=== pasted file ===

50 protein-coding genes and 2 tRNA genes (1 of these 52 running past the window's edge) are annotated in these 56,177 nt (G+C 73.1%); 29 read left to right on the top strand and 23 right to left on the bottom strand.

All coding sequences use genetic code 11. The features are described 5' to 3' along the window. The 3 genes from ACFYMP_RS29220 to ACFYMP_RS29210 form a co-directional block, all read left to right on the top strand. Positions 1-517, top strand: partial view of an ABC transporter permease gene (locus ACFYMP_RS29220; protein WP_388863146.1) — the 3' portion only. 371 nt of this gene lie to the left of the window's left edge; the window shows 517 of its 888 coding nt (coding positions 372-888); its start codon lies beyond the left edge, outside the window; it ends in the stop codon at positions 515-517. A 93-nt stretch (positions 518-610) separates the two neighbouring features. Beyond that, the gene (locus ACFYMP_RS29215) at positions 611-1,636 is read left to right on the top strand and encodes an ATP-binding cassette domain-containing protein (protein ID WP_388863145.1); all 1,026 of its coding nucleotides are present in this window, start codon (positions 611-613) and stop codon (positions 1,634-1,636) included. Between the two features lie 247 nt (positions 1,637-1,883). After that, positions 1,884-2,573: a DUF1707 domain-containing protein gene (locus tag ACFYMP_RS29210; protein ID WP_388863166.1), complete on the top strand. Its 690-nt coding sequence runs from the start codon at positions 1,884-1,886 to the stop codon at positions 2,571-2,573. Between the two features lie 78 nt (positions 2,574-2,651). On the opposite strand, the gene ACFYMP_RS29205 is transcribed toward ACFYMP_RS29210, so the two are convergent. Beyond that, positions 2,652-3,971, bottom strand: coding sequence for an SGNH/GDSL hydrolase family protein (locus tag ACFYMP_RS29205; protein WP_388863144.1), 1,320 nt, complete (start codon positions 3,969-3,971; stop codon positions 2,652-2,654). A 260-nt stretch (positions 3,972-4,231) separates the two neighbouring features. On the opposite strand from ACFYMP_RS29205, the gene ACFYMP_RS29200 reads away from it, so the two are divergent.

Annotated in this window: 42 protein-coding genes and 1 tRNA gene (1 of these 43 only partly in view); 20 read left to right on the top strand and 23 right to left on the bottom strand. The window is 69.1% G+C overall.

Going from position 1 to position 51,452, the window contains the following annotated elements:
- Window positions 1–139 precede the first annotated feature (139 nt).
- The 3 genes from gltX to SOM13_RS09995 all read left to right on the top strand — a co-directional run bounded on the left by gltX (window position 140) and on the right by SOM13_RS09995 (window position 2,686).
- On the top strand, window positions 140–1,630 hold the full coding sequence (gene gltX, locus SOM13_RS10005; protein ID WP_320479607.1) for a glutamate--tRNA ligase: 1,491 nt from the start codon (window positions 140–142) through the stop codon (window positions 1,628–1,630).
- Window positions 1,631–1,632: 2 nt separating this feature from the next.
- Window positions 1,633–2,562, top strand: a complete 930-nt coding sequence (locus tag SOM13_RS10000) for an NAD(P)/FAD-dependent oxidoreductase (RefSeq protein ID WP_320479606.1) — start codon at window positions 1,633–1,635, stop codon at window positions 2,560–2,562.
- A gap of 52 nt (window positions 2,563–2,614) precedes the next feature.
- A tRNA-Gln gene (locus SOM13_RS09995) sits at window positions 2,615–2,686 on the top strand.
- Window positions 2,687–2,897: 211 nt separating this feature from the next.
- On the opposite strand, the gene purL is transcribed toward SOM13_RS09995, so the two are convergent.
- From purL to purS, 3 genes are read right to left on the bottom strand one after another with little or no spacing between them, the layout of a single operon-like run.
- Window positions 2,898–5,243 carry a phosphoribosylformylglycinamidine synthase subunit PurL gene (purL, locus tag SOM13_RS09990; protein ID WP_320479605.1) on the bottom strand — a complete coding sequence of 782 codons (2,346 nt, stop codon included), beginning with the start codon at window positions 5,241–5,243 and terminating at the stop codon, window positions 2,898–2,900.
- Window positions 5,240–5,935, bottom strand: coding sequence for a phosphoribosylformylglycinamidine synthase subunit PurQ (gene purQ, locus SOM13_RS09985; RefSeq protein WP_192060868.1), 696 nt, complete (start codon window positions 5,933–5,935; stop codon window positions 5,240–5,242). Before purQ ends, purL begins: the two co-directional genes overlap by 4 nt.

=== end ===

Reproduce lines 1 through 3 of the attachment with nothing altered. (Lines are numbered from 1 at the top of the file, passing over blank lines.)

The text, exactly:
50 protein-coding genes and 2 tRNA genes (1 of these 52 running past the window's edge) are annotated in these 56,177 nt (G+C 73.1%); 29 read left to right on the top strand and 23 right to left on the bottom strand.

All coding sequences use genetic code 11. The features are described 5' to 3' along the window. The 3 genes from ACFYMP_RS29220 to ACFYMP_RS29210 form a co-directional block, all read left to right on the top strand. Positions 1-517, top strand: partial view of an ABC transporter permease gene (locus ACFYMP_RS29220; protein WP_388863146.1) — the 3' portion only. 371 nt of this gene lie to the left of the window's left edge; the window shows 517 of its 888 coding nt (coding positions 372-888); its start codon lies beyond the left edge, outside the window; it ends in the stop codon at positions 515-517. A 93-nt stretch (positions 518-610) separates the two neighbouring features. Beyond that, the gene (locus ACFYMP_RS29215) at positions 611-1,636 is read left to right on the top strand and encodes an ATP-binding cassette domain-containing protein (protein ID WP_388863145.1); all 1,026 of its coding nucleotides are present in this window, start codon (positions 611-613) and stop codon (positions 1,634-1,636) included. Between the two features lie 247 nt (positions 1,637-1,883). After that, positions 1,884-2,573: a DUF1707 domain-containing protein gene (locus tag ACFYMP_RS29210; protein ID WP_388863166.1), complete on the top strand. Its 690-nt coding sequence runs from the start codon at positions 1,884-1,886 to the stop codon at positions 2,571-2,573. Between the two features lie 78 nt (positions 2,574-2,651). On the opposite strand, the gene ACFYMP_RS29205 is transcribed toward ACFYMP_RS29210, so the two are convergent. Beyond that, positions 2,652-3,971, bottom strand: coding sequence for an SGNH/GDSL hydrolase family protein (locus tag ACFYMP_RS29205; protein WP_388863144.1), 1,320 nt, complete (start codon positions 3,969-3,971; stop codon positions 2,652-2,654). A 260-nt stretch (positions 3,972-4,231) separates the two neighbouring features. On the opposite strand from ACFYMP_RS29205, the gene ACFYMP_RS29200 reads away from it, so the two are divergent.

Annotated in this window: 42 protein-coding genes and 1 tRNA gene (1 of these 43 only partly in view); 20 read left to right on the top strand and 23 right to left on the bottom strand. The window is 69.1% G+C overall.